How Frogs Work

Frogs and Toads, Warts and All

This African pyxie frog (Pyxicephalus adspersa) has bumpy, toad-like skin.
Photo by Jeff Foott, © Discovery Communications, LLC

It's tricky to make generalizations about frogs. The world's smallest frog, the gold frog, is less than a centimeter long. Goliath frogs, the biggest frogs, are thirty times bigger -- about 12.5 inches (32 cm) long from head to tail. While many frog species are nocturnal, some are most active in the morning or afternoon. Life spans vary from species to species, although most live for a few years in the wild and a little longer in captivity. And while many frogs croak, chirp or ribbit, some species are silent.

Although many people think of frogs as green, some are orange, yellow, blue or bright pink. The texture of a frog's skin and the shape of its body and legs vary from species to species, and these are also the traits that separate frogs from toads. Frogs have smooth, glossy, moist skin and legs that are built for swimming and leaping. Toads are frogs that have bumpy, drier skin and have legs that are built for walking instead of jumping.


This northern red salamander (Pseudotriton rubber rube) has a tail, which differentiates it from frogs.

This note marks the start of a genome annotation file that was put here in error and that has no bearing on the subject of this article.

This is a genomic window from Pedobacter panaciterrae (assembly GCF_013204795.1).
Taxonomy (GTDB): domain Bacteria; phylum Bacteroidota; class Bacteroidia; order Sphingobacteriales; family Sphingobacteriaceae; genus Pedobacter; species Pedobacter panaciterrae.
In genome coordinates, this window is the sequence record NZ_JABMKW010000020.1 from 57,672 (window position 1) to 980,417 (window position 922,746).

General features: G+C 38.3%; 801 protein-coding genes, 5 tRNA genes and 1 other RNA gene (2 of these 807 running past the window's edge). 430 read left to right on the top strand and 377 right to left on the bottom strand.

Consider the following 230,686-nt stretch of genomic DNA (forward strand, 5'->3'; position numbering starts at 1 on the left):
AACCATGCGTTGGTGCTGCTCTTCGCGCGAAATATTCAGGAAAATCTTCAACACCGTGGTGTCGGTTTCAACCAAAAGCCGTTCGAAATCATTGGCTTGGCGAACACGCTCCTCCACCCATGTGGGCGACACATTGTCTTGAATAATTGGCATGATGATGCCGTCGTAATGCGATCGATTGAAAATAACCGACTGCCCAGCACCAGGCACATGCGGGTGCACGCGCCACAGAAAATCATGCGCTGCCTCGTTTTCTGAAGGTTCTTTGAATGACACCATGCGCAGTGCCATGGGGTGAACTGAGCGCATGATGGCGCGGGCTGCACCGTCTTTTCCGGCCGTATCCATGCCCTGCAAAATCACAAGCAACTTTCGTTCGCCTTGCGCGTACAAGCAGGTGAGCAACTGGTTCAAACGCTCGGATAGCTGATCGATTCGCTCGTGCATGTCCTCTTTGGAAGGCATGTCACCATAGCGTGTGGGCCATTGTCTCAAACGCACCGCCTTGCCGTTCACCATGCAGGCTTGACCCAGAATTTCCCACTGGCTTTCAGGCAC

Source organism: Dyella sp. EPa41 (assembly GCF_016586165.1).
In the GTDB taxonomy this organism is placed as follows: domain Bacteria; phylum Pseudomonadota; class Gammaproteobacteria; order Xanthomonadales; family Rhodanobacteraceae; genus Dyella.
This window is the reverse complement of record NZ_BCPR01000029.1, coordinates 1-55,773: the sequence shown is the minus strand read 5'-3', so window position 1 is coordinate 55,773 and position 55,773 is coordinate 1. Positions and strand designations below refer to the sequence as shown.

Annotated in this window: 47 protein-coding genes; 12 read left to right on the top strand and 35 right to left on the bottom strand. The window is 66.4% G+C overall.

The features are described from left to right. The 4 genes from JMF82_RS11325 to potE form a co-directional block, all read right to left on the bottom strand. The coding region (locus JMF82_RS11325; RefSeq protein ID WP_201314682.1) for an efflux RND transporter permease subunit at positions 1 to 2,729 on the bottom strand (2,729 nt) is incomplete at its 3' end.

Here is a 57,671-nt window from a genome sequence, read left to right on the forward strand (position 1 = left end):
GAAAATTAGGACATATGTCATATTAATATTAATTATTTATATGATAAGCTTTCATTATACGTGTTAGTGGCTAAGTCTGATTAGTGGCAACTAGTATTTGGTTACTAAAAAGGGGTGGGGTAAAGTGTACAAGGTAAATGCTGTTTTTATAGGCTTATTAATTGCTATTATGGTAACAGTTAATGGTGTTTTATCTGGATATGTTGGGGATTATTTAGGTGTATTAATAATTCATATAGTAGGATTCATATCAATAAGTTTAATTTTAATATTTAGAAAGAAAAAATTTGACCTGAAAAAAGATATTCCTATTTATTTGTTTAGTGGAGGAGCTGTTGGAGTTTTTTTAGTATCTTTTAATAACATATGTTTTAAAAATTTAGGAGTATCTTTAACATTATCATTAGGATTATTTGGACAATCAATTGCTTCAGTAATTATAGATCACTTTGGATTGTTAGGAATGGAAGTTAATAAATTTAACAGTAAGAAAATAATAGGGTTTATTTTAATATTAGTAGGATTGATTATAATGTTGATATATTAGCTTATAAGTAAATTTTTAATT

Photo by Jeff Foott, © Discovery Communications, LLC

But the distinction between frogs and toads is mostly arbitrary -- some frogs look like toads, and some toads look like frogs. Toads can generally stay farther away from water, since their skin doesn't dry out as quickly as frogs' skin. But some frogs live in very dry areas and have to go to great lengths to stay hydrated, and some toads live in water.

There are even exceptions to frogs' most defining trait. Frogs are tailless. This is so central to what makes a frog a frog that their scientific order, Anura, means "without tail." This lack of a tail unites frogs, and it sets them apart from the two other orders of amphibians: salamanders and caecilians. All amphibians start their lives breathing water before developing the ability to breathe air, but only frogs grow into land animals that don't have tails.

But two frog species have tails. The coastal tailed frog, Ascaphus truei, and the mountain tailed frog, Ascaphus montanus, both have tails that match the color of their bodies. These tails are reproductive organs. Because of this appendage, tailed frogs are the only type of frog in which a male can fertilize eggs while they're still inside a female's body.

But in spite of all the differences in their appearance and behavior, all frog species have roughly the same anatomical structure.